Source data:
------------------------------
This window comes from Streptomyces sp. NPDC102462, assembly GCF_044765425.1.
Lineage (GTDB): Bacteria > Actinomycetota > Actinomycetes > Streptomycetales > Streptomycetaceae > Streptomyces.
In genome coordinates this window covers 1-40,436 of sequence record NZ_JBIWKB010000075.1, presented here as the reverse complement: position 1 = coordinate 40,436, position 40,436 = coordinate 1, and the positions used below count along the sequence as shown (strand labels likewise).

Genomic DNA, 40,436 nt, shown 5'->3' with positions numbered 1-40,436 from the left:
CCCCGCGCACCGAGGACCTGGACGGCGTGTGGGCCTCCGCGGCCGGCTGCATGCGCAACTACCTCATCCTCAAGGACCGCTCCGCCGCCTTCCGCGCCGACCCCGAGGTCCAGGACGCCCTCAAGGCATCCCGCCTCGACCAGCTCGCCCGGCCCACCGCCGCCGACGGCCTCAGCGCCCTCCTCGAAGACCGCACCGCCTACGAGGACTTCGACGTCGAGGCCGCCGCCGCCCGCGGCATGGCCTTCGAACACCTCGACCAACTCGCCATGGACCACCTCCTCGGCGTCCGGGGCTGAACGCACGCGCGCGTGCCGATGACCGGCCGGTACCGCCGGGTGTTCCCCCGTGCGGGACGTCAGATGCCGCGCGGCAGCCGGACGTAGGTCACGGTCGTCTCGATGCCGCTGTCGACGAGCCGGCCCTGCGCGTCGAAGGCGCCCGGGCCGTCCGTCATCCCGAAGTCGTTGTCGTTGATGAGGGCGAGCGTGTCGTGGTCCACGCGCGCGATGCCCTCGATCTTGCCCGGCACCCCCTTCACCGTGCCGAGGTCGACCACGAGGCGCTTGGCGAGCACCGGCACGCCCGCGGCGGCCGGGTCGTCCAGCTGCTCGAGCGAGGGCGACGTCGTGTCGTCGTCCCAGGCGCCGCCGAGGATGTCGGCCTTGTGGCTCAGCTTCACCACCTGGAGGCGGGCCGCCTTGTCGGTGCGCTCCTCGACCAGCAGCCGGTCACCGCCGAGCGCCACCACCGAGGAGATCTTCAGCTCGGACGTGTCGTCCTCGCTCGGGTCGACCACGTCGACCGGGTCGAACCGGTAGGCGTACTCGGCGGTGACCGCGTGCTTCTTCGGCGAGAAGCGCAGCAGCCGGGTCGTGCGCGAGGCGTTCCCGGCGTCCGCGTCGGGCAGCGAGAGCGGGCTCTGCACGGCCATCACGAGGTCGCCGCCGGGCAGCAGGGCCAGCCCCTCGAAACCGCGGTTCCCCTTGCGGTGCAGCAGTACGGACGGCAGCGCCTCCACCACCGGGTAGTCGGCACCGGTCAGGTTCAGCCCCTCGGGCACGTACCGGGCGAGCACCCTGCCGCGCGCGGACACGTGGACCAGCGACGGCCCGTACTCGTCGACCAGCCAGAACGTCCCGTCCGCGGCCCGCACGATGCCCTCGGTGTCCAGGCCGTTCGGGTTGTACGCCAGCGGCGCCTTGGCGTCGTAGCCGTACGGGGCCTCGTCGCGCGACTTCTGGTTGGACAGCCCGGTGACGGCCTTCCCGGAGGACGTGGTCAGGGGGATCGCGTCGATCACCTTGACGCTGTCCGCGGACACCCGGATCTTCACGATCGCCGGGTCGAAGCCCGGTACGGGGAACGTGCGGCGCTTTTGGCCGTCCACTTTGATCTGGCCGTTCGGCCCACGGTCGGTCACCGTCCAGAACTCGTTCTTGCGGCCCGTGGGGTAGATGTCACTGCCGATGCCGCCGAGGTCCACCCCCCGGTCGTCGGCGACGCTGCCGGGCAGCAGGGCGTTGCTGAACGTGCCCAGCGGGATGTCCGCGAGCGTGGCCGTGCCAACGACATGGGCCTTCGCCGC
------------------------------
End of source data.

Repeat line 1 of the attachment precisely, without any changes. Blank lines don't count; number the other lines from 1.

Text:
This window comes from Streptomyces sp. NPDC102462, assembly GCF_044765425.1.